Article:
Atlas Obscura is organizing trips! Join us on an adventure »

Warm Your Heart With Videos of ‘Echidna Love Trains’

For the enigmatic mammal, mating season is trailing season.

Echidnas are out there, looking for love.
Echidnas are out there, looking for love. Ssanter/CC BY-SA 4.0

About echidnas, the odd and fascinating spiny mammal, there is one fact that you should never forget: when they mate, they form long, waddling processions called “love trains.”

For the uninitiated, echidnas are a rare type of mammal known as a “monotreme,” which are distinguished by the fact that they lay eggs. Along with the platypus, the four species of echidna—found in Australia, Tasmania, and New Guinea—are the only known monotremes left on the planet. And like their platypus cousins, echidnas also look like mash-up creatures.

Sometimes called “spiny anteaters,” echidnas are squat little animals, usually weighing somewhere around 11 pounds when fully grown. Where a platypus resembles a combination of an otter and a duck, echidnas, with their tubular snouts and thick spines, look like a cross between a mole, a porcupine, and an anteater. They have short legs that end in long claws, which they use to dig into the earth and make burrows. Living large portions of their lives undercover, echidnas are said to be shy, quiet, and solitary.

They subsist on small bugs devoured through the mouth at the tip of their snout. Because they are so private, they are difficult to observe in a natural setting, and even though they are said to be the “most widely spread native Australian mammal,” relatively little is known about them. But the more we find out, the stranger and more wonderful they seem.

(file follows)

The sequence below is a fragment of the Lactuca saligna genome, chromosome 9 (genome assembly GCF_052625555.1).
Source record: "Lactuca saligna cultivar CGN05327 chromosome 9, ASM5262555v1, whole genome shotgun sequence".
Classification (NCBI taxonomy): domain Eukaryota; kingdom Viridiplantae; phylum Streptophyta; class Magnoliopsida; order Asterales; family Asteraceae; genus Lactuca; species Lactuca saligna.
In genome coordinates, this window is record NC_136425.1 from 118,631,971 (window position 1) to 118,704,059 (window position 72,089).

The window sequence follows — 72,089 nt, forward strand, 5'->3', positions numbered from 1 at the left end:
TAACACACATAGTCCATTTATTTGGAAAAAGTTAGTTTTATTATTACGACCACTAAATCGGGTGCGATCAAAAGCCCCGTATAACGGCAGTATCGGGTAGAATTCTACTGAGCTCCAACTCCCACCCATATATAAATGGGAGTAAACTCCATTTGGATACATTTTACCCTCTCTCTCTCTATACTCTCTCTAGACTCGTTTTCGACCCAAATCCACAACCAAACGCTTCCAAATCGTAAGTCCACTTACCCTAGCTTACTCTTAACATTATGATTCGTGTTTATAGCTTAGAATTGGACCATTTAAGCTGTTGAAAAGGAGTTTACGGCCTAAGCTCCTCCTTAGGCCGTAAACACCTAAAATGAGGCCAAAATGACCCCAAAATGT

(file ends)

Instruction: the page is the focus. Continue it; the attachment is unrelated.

Among the odder facts about echidnas that have come to light are that they are hosts to what is possibly the world’s largest type of flea, and they might have the lowest general body temperature of any mammal. But the most notable quirk of echidna behavior is their mating trains. During the echidna mating season (for the Australian echidna, June-September), males will line up, snout-to-rump, behind a single female, and follow her around in a line for days or even weeks. These trains have been observed to have as many as ten males waddling around behind a female, the youngest male echidna bringing up the rear. Males might leave their train and form or join another during the season, literally chasing the dream of mating with an eligible female.

It’s not entirely clear why exactly these trains form. It could be a way to tire out the males until only the strongest is still following, or it could have to do with the female selectively waiting for the right male to get behind her. Either way, the behavior is often correlated with some kind of selection process.

When echidnas actually get down to business, it’s equally as enigmatic, with the male using its reptile-like four-headed penis to impregnate a female, sometimes while they hibernate. Echidnas then produce an egg that is held in a pouch (did we mention that echidnas have pouches?), until it is ready to hatch. Once they are finally born, baby echidnas are called “puggles.”

Whatever the true purpose behind the echidna love train, they make for a pretty odd sight. Watching groups of these spiny little guys totter along in their little parade is both fascinating and rare. The world can be a strange and alienating place, but at least the echidnas are out there following each other for love.

Bonus echidna puggle video, because… PUGGLE!: